Ruben highlights key points, “In the last twenty years there has been a lot of disruption and change: payments were a product that only a bank could service a few years ago. Now it’s more about technology, and merchant needs have changed. They want tech to help manage their business and provide access to data on who is buying what and how. That means specialisation is crucial for the payment space and the provision of specific tools to serve merchant needs. For example, in aerospace you need tech people who know airlines and sales people who know the business. It’s about the value proposition. If you want to penetrate the market in France, you need to know how to integrate into the domestic schema. Specialisation is key, and it’s not easy.”
Pablo shares his perspective, “The main asset in my company is our people. In the past we used to compete for talent against investment banks and major brands, but now we compete with big tech, fintech and payments companies. Regarding growth, good valuations mean big money, and specialisation in areas such as cybersecurity is not very mature. Talent is scarce and in high demand, making retention very challenging. If a bank wants to invest in fintech this talent makes more money than some senior bank executives. Because Europe is so fragmented this adds to the complexity and need for global-local talent in different markets across Europe. And then at some point this talent wants to exit not to banking, but to payments, fintech or big tech companies.”
“The big giants – Visa, Mastercard and Apple – have so much money, they can handle high multiples and can afford to buy anything, just in case,” says Pablo
Pablo answers, ”Broadly speaking, eighty percent of acquisitions fail. The big giants – Visa, Mastercard and Apple – have so much money, they can handle high multiples and can afford to buy anything, just in case. As a result, not all their acquisitions appear fully rational. In today’s market however, multiples are much lower, providing good rationale for concentration.”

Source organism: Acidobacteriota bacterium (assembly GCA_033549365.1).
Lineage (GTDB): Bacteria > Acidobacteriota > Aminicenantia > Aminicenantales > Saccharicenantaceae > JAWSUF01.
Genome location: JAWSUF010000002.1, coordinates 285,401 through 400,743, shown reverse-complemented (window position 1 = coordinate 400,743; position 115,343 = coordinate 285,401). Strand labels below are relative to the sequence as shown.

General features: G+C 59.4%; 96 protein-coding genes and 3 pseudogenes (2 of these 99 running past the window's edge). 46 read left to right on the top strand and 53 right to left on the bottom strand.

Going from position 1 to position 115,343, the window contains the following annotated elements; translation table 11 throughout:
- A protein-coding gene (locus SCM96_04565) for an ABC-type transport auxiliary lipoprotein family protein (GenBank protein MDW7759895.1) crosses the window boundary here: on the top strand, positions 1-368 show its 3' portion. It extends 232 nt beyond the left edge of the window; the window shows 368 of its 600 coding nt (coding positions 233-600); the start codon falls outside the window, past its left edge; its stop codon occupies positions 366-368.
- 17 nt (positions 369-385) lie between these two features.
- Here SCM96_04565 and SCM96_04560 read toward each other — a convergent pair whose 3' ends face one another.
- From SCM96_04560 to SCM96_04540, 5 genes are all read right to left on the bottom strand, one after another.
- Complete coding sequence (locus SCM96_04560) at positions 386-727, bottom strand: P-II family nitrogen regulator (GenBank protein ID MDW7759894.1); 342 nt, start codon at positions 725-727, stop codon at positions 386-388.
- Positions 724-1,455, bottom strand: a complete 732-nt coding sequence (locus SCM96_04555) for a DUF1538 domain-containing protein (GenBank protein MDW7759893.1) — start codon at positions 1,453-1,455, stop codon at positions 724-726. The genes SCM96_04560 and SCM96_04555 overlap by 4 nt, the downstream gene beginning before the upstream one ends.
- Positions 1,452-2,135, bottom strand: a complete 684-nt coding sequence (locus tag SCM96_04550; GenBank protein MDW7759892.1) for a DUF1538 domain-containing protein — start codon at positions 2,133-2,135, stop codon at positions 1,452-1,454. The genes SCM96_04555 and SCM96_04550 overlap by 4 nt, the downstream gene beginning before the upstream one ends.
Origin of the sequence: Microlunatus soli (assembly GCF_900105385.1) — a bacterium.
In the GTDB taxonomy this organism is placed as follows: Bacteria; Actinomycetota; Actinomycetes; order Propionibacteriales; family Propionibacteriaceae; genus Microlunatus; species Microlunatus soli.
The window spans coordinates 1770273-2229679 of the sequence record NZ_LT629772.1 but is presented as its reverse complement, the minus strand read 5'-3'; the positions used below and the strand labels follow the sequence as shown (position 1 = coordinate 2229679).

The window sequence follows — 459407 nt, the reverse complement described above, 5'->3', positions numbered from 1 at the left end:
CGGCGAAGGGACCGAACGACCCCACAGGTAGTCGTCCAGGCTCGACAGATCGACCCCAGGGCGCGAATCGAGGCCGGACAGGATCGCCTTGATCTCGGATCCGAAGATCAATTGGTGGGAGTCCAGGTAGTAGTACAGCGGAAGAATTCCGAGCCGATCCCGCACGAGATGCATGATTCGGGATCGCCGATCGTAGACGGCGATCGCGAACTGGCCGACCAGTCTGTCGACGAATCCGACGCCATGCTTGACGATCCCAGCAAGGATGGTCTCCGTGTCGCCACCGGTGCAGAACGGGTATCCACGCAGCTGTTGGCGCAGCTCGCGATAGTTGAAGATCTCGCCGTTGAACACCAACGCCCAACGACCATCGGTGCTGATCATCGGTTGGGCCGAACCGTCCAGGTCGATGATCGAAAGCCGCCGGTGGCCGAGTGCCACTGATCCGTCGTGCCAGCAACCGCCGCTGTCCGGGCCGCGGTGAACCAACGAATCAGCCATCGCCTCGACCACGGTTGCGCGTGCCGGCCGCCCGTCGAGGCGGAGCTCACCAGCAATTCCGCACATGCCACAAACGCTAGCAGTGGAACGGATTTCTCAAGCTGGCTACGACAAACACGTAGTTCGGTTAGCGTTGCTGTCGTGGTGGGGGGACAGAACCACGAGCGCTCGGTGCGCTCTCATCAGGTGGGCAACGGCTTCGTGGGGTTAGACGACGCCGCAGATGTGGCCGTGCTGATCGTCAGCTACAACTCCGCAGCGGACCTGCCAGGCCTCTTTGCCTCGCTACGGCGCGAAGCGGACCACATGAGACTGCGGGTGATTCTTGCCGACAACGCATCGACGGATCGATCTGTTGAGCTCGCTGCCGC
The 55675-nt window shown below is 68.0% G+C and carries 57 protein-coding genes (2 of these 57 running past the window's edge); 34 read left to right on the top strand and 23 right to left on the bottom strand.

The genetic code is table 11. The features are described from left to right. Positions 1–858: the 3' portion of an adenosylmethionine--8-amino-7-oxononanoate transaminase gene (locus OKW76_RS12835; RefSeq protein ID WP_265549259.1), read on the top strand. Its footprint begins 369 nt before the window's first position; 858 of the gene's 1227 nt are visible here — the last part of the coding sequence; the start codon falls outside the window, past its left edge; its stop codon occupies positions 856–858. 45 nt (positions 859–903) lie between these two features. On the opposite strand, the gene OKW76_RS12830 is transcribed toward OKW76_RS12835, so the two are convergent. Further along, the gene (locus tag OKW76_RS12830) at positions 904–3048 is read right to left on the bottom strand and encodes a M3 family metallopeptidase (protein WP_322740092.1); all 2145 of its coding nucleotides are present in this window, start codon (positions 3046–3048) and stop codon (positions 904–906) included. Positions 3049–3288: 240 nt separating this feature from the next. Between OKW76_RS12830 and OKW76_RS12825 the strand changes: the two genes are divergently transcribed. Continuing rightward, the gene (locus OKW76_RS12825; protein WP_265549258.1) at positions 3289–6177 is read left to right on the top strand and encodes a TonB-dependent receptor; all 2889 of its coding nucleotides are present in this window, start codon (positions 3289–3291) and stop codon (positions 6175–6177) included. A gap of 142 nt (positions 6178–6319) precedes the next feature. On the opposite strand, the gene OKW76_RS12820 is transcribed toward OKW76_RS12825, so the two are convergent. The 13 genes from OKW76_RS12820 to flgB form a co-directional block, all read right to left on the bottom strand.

“Few players can afford acquisitions and many mistakes are made. If you acquire a company, you acquire access to the market, talent or a combination of both; most of the value is leveraged post-acquisition through integrating the talent. Many acquisitions have no clear integration plan, so struggle to realise value. This happens in every sector, but here there is so much money that it happens more often and will continue. In today’s higher interest rate environment many fintechs are running out of cash; there is less liquidity in the market to invest in them and we will see lower price acquisitions that nevertheless will have material value because the talent is there.
Ruben shares another point, “This is about consistency in Europe. There have been a lot of acquisitions driven by serving changes in merchant needs. If you want to compete in Europe, say in France or Spain, acquisition could shorten the development time, otherwise it takes years. In Spain’s ecosystem, the main issuers are banks and everything is under their control, so a fintech entering this market needs to partner with an acquiring bank. And it works for the banks because developing a specific platform for say airlines and other verticals in-house would take years. The problem is that when you acquire the company, the complexity of integration is the same as in other industries.”
“Getnet is part of the traditional bank, Santander, so we had to replace traditional remuneration with long-term incentive plans that depend on future value,” says Ruben
Ruben speaks from a ‘traditional’ perspective, “Getnet is part of the traditional bank, Santander, so we had to replace traditional remuneration with long-term incentive plans that depend on future value. Working in a bank, this is an important change to make, so everyone needs to understand it is important for retention. However, it is complicated because this industry is very open with different peculiarities in the ecosystem”.
Talent, regulation, specialisation, critical mass, acquisition, integration, timing… multiple drivers in a complex market spur the over-riding question, ‘How do we balance risk and opportunity while achieving a return?’
Contact Lourdes Lopez to learn more about Boyden's research and insights on Europe's payments ecosystem.
Getnet (Banco Santander) helps merchants around the world to grow and operate efficiently in a changing, global payments landscape. ‘We make payments easier, for everyone, everywhere’.
Oliver Wyman is a global leader in management consulting. With offices in more than 70 cities across 30 countries, Oliver Wyman combines deep industry knowledge with specialized expertise in strategy, operations, risk management, and organization transformation. The firm has more than 6,000 professionals around the world who work with clients to optimize their business, improve their operations and risk profile, and accelerate their organizational performance to seize the most attractive opportunities. Oliver Wyman is a business of Marsh McLennan [NYSE: MMC].